The development of the identity of ritual abuse survivors and the almost simultaneous marketing of psychotherapeutic services to these new consumers is important to understand. In addition, the limitations of this self-serving interest by the psychotherapeutic profession are equally important to grasp. Psychotherapy for ritual abuse survivors offers solutions that are based on treating the individual with extensive and expensive psychotherapy while leaving the social structures that allow this type of abuse to happen unchanged. Tremendous amounts of attention are paid to the syndromes and disorders that are said to plague the survivors, and survivors are urged to "heal" and "recover." There is some hand-wringing and pious words about protecting children from these terrible experiences and prosecuting alleged perpetrators, yet there is no real expectation that we can and will remake society so that it is rational and flexible, based on human intelligence and human caring.


The legal system has also been involved in the controversy around satanic cults, as individuals have brought cases to court against alleged perpetrators. In many ways, this litigation has forced the question of memory validity and made it appear to be the key issue involved in satanic ritual abuse. However, the adversarial nature of the legal system makes it almost impossible for any kind of intelligent decision to be made in this context. Generally the opposing attorneys in any given court case are necessarily focused on winning the case for their client (thereby collecting their fees), and not primarily on seeking justice or uncovering reality.


Finally, some religious groups are also involved in the issue of satanism. While I have limited familiarity with these groups, I am aware that some are engaged in promoting generalized fear and suspicion by proclaiming that Satan is real and is among us. Others spread misinformation as a means to actively promote the oppression of specific groups, such as Jews (through the message that all Jews are satanists), or women (with messages such as abortion clinics are part of Satan's plan).

I think it's quite clear that the media, the legal system, the "mental health" system, and some religious groups function on the basis of pseudo-reality, with numerous patterned, unexamined assumptions that limit or prohibit their ability to contribute clarity to the issue of satanic cults. In addition, these sectors have an economic motivation involved in their investigation, analysis and judgments about satanic cult activity. I think it's wise for those of us who are trying to better understand this issue to be careful and selective about accepting any of the conclusions promoted by these professions.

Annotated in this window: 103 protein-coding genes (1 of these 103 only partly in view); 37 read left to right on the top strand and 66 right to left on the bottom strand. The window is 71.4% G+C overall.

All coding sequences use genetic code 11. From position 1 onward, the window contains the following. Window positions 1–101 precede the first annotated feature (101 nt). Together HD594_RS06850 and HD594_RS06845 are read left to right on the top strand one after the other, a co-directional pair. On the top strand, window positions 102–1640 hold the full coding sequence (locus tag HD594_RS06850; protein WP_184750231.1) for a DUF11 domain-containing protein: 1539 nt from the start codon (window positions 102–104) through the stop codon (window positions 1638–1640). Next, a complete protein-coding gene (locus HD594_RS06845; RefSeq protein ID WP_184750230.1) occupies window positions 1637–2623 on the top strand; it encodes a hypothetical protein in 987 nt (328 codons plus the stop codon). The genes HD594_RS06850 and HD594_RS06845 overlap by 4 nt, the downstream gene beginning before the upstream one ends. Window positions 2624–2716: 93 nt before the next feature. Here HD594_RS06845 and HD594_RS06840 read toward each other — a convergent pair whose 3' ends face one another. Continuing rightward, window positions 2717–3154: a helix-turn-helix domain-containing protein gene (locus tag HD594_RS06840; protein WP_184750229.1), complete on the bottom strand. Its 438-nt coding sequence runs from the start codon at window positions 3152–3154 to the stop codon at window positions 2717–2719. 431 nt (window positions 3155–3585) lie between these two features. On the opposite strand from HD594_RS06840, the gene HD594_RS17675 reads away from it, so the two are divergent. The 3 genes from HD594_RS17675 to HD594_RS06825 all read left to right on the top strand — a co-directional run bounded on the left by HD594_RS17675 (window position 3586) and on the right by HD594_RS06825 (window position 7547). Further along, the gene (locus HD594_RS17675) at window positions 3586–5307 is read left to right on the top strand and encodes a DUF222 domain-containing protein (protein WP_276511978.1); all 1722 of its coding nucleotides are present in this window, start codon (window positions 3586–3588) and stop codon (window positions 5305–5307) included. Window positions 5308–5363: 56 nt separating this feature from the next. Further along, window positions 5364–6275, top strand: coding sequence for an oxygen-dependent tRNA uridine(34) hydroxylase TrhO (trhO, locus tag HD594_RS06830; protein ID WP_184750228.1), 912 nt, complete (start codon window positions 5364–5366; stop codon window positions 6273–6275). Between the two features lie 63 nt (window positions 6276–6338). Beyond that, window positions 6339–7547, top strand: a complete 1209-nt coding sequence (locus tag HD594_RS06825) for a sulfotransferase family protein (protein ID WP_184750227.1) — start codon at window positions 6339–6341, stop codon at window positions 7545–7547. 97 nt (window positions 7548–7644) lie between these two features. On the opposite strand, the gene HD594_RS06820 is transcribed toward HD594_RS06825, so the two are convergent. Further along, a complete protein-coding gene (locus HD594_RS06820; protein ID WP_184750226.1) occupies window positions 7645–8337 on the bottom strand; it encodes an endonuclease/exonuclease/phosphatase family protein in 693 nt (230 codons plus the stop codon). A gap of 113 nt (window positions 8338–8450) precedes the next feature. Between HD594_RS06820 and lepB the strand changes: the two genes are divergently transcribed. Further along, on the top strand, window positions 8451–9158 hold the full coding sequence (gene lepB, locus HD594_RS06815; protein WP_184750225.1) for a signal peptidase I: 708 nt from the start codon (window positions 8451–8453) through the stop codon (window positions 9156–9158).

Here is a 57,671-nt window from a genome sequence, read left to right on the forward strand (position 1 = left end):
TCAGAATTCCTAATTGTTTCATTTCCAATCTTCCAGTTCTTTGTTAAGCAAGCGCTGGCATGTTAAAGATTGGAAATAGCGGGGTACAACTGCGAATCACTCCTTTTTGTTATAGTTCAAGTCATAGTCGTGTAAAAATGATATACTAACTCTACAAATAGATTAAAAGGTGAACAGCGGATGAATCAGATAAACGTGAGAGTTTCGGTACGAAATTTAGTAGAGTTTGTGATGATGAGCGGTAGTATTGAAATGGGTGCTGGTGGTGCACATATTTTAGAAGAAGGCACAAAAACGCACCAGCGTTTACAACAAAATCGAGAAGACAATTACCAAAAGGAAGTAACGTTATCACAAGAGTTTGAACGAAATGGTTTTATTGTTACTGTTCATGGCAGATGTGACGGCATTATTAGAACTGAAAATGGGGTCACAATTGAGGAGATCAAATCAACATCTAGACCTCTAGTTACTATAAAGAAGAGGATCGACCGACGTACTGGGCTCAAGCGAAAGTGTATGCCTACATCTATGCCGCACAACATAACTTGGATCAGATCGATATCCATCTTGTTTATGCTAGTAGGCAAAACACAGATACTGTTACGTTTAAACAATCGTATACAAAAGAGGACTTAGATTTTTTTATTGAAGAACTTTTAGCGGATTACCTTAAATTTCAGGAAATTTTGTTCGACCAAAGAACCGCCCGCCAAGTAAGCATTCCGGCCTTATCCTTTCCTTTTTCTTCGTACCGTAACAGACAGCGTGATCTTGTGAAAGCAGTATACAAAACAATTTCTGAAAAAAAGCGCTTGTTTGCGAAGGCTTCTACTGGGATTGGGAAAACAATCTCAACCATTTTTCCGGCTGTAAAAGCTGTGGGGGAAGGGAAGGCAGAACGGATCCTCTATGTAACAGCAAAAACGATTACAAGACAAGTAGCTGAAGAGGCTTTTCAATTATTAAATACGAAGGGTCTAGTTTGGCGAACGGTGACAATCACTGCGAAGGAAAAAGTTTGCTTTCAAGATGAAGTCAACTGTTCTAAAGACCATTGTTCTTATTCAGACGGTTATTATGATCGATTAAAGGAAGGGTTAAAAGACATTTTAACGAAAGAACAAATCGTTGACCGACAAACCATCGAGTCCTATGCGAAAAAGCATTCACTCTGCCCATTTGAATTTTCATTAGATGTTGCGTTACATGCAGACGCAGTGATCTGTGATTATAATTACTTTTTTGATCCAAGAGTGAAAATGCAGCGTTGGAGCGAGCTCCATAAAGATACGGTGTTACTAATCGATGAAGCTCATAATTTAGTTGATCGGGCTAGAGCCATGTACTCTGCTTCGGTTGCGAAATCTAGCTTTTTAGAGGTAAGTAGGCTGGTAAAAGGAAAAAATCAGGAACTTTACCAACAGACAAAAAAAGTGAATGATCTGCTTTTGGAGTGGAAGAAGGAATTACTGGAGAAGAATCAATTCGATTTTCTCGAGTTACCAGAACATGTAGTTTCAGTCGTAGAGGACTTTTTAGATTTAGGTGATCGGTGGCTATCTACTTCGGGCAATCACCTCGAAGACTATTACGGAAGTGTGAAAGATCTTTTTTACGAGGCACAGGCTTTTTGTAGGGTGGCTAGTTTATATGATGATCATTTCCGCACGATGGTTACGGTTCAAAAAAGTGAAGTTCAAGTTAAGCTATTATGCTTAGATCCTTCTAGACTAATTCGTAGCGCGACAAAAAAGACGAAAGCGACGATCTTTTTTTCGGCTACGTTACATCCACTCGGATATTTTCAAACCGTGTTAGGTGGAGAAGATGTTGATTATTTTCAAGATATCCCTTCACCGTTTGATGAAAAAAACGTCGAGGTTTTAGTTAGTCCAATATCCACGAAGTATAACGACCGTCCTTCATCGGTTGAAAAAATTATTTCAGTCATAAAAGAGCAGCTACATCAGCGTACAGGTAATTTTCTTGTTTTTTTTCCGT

It is also important that we as RCers look at our issues related to counseling on memories of satanic ritual abuse. In a co-counseling session, our concern generally centers on how well the client is discharging and reevaluating a hurtful experience. Yet some special care and thinking needs to be done with RCers who work on memories of satanic abuse. As with the issue of incest, there is also a tremendous amount of suggestibility surrounding the issue of satanic activity.

Regarding the suggestibility of satanism, I can speak from personal experience. Early in my process of unoccluding memories of satanic abuse, I counseled on one incident that I am now fairly confident did not happen. I think that, as an adult looking back on my childhood experiences in the cult, this fantasized experience embodied some of my adult fears about what could have happened. I talked about this fantasy in a session or two but I never discharged much about it, and after a brief time it seemed natural to stop bringing it up.

In a similar way, a few years after I started unoccluding satanic cult incidents I began seeing paperback books with detailed, horrific stories of what happened to this or that victim of a satanic cult. I remember leafing through one book, glancing at some of the incidents described and asking myself: Did that happen to me too? I could quickly create vivid mental images of the incidents in the book, and felt confused about this. I decided that it didn't make sense for me to read any of this literature since it seemed that these highly dramatic stories would distort my own memories. I think that that was a very useful decision for me.

Finally, I have had the difficult experience of counseling other RCers who have not unoccluded memories of experiences in satanic cults but want to claim the "ritual abuse survivor" identity. Again, suggestibility is involved here. One client counseled on nightmares containing possible satanic symbols, and felt that this was enough to identify as a "ritual abuse survivor." Another client wanted to claim this identity from feeling (as near as I could tell) spiritually betrayed by Christianity. Another simply felt deeply hurt and identified as a "ritual abuse survivor" based on the possibility that this was an occluded experience. (I think it's worth mentioning here that I had not told these co-counselors about my own experiences of satanic abuse, nor is this something I generally tell many people.) Of course, there is a difference between having memories of experiences in a satanic cult and having feelings about satanic cults. It seems to me more honest and straightforward for people who have feelings about satanism without memories of incidents to simply work on those feelings rather than claim to be "ritual abuse survivors."